Constance “Connie” Chin, former administrative manager at the Center for East Asian Studies (CEAS) who had also worked in the Department of East Asian Languages and Cultures, died on Aug. 6. She was 74.
Chin worked at Stanford for 43 years and retired in December 2019.
“Connie exemplified the intellectual curiosity, passion for lifelong learning and global understanding that contributed to Stanford’s unique environment for generations of students, faculty and staff,” said John Groschwitz, associate director of the Center for East Asian Studies (CEAS).
Jean Oi, the William Haas Professor on Chinese Politics who had worked closely with Chin since 1998, remembered Chin’s commitment to the center’s programmatic success and its close-knit community, which she would demonstrate through actions like organizing congenial events and cooking Chinese New Year treats. “Connie was the institutional memory of CEAS, the keeper of traditions, as well as an advocate of any reforms that would strengthen the program,” Oi said.
Ronald Egan, professor of East Asian Languages and Cultures (EALC), worked closely with Chin during his time as department chair at EALC. Egan remembers Chin as a dedicated colleague whose enthusiasm “showed in the special attention she gave to our joint Commencement ceremonies every June, and in the extra time, she would spend on campus to help out with special talks and other events. It also showed in the caring and humane way she consistently responded to anyone – students, faculty, staff – who approached her with a question or an issue that concerned them.”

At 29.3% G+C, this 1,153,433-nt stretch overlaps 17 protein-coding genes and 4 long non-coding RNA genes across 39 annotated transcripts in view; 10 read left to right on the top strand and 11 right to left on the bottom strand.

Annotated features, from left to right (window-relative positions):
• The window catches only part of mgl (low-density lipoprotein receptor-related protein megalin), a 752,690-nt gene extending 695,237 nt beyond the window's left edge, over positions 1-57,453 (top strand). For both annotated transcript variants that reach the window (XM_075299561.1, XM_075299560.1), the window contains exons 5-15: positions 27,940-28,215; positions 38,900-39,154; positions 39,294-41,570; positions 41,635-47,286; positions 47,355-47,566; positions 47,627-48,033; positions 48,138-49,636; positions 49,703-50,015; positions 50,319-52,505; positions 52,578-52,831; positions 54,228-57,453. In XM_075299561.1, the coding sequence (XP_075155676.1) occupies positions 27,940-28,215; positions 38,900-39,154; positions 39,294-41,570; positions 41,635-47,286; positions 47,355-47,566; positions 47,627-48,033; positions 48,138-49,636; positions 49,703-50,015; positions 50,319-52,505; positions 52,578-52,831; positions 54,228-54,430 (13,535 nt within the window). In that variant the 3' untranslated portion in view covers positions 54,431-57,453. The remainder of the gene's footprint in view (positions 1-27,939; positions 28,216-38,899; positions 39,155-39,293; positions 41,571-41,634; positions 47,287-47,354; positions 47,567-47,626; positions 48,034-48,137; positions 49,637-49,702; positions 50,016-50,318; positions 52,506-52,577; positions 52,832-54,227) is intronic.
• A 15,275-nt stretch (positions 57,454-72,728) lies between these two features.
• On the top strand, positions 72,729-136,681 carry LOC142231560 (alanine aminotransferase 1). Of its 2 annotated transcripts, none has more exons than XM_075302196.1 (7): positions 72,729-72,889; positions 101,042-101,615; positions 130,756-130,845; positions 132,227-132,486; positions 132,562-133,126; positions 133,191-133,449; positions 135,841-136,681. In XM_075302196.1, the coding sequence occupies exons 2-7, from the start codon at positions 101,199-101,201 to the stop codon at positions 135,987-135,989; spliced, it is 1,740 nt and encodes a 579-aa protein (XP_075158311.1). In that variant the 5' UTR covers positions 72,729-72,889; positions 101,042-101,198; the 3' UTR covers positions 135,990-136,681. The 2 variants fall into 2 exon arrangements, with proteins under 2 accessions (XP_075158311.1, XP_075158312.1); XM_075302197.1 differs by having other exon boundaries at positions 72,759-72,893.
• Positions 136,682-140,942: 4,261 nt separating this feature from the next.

Chin was an avid participant in Stanford life, attending numerous lectures and studying Sogdian, a Central Asian language. Her article, “Climate Change and Migrations of People during the Jin Dynasty,” was published in the Early Medieval China Journal.
Together with Stanford Professor Emeritus Albert Dien, Chin started the alumni and friends newsletter, East Asia Horizons, and jointly ran the Silk Road evening lecture series at CEAS for 20 years. Chin was also instrumental in the launch of the Stanford Center for Buddhist Studies in 1997.
A graduate of Oberlin College, Chin studied Chinese at the Chinese University of Hong Kong while writing for the South China Morning Post. She also taught English at Tunghai University in Taiwan, where she began to study classical Chinese.
During her time at Stanford, Chin pursued her own graduate work at San Jose State, earning in 2012 a master’s degree in ancient and medieval history concentrating on the history of the Silk Road.
An adventurer at heart, Chin traveled by train across Mongolia and the northern Silk Road in 2013, staying with nomads in Mongolia; talking with Han, Uyghurs and Tibetans in northwest China; exploring museums and archaeological sites; and walking the streets of Silk Road cities.
Chin is survived by her son David Chin, daughter-in-law Regan Scott-Chin, and grandchildren Maxwell and Clara; and her siblings Myra Jane Ramseur, Susan Füglistaler, Carol Calvin and Joseph Powell.